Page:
Anonymous said...

I'd read on. I wonder how they would hide the tree from prying eyes...

Miss Snark has a point about backstory, but I don't agree it's a complete SPLAT.

Elektra said...

Once when I was sick with the flu, my mom brought me a book from the library with a premise very similar to this. It was a poor kid. They had a farm. He found a leprechaun and wished for all the money in the world. Only problem was, he always had all the money, so he couldn't spend it. Very good read. I wish I could remember the title of the book.

blue pencil said...

Great query. I like the writing sample. It has a literary feel and it helps us sympathize with the main character. I'm all for starting with action, but I suspect that the falling star is going to provide that action. Change one of the two names.

The other Cathy said...

Elektra -- "All the Money in the World" by Bill Brittain

Anonymous said...

This whole blanket rejection of novels that start with backstory seems quite odd to me.

Loads of fantastic novels do just that - To Kill A Mockingbird - is just one well known example.

I completely disagree with Miss Snark on this - and hope that whoever wrote this doesn't get disheartened.

I think you're writing is fantastic - clear and smooth.And it is obvious, to me at least, that 'something' is about to happen and that you are just setting the mood -

The fact that this eleven yr old sounds older than eleven - is because.....well ...he is.... He is telling the story with the hindsight and wisdom of an older person!

I would certainly read this book ... and if I were an agent I would certainly ask to see more.

Well done.

Diana Peterfreund said...

Alexandra, this query writer used comparisons exactly the way you are supposed to. He or she did not say that he wrote like Sachar (which is bad and annoying). He/she said that readers who liked Sachar would like this. Giving your book a marketing frame of reference is not a bad thing.

For what it's worth, I loved the opening. A lot of sensory details. Put me right in his head.

Frainstorm said...

Loved the premise and the query, but I was thinking exactly the same as MS by the time I finished the opening. Way too many words for me, so it kind of dragged there.

I think you could say all that, and allude to how everything is about to change in a much shorter space. A critiquer could give you line edits, but in my mind there's not much to fix to make this sizzle. In fact, maybe it's not that you need to cut; maybe you just need to move up the anticipation that comes from the end of this piece so it's coming a little sooner.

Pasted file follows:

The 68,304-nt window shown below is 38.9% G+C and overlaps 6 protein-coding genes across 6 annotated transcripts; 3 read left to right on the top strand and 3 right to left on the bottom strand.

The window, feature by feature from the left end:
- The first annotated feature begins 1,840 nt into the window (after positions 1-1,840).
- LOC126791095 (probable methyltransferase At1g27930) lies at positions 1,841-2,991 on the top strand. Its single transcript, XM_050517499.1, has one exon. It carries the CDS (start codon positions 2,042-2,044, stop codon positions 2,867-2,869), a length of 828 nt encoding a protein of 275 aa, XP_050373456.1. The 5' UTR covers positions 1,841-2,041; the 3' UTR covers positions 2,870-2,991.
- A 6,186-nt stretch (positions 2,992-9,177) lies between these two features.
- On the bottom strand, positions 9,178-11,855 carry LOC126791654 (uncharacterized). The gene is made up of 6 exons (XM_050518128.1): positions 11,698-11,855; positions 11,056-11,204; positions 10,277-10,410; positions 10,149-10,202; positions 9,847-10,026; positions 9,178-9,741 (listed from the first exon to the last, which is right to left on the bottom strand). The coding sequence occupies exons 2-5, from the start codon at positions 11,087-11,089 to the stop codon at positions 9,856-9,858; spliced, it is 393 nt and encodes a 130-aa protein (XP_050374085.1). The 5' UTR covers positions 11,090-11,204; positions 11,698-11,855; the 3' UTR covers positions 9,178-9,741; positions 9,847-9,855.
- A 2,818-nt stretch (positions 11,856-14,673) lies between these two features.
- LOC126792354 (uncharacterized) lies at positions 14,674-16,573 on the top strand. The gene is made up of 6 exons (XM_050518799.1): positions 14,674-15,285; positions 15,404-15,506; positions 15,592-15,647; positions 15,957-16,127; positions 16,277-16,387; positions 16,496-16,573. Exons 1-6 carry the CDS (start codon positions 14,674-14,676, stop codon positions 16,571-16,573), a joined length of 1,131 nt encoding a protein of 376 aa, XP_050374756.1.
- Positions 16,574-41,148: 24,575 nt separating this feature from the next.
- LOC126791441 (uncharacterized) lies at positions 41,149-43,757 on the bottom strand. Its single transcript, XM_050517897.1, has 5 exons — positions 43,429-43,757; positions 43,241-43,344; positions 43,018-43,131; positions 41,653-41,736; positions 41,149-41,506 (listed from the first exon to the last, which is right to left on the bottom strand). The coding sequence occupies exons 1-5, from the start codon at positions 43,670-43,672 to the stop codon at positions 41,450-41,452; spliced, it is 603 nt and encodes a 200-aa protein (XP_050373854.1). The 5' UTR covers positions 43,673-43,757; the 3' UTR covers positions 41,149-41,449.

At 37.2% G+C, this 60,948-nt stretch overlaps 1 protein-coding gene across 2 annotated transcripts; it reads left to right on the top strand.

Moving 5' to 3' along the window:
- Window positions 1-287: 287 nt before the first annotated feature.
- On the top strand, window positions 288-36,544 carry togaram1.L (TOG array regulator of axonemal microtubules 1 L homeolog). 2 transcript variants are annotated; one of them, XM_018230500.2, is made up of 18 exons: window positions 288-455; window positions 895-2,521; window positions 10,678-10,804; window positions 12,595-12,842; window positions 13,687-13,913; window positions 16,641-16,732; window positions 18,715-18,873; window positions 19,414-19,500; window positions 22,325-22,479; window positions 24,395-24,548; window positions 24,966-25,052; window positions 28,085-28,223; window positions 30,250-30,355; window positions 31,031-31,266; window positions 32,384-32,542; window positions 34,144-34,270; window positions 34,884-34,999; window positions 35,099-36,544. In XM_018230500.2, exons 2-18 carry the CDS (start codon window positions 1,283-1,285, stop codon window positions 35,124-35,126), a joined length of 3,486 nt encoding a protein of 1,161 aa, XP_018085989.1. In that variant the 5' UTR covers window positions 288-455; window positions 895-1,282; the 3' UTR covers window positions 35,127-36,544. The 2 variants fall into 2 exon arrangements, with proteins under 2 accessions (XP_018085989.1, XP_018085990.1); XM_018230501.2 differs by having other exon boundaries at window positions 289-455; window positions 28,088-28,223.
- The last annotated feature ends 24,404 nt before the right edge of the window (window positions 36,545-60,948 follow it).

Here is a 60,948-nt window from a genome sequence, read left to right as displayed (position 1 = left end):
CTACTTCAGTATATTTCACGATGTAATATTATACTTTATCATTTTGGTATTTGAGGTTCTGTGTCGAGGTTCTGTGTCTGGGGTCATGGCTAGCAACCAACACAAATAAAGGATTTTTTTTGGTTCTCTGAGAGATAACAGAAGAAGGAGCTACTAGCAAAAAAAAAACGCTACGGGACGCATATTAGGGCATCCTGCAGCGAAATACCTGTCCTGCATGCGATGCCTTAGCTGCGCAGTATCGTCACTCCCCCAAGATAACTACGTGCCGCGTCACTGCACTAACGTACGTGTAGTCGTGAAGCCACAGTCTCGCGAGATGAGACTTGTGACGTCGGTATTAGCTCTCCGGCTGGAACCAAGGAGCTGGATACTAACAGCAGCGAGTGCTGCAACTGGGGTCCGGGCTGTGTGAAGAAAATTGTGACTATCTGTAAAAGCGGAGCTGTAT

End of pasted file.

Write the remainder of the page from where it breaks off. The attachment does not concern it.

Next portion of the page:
My thoughts anyway.

xiqay said...

Ooh, Miss Snark. You are hard to please.

I didn't think the opening was bad (but I was confused about whether the farm was lost and if so, how he could be sleeping in the family home).

I grew up on a farm. I remember those hot summer nights. No way would you have a sheet on. And we were too poor to have fans running in individual bedrooms at night.


writtenwyrdd said...

Author, the letter had me salivating.

I would suggest that you start with the boy interacting with his mother. Perhaps you have him say something like, "Mom, I saw a falling star last night and I made a wish on it to save the farm, blah blah blah."

This way, you work the nifty shooting star in as a good foreshadow for the alien's arrival without dumping a heap o' backstory on us.

Anonymous said...

FWIW, I think it's completely unnecessary to change one of the two names. Yes, it's aimed at kids, but credit them with a little intelligence. I'm sure there are kids at school with them whose names begin with the same letter and they deal with it well enough. The names are sufficiently different and too much playing around with that is going to read like the ABC book of baby names.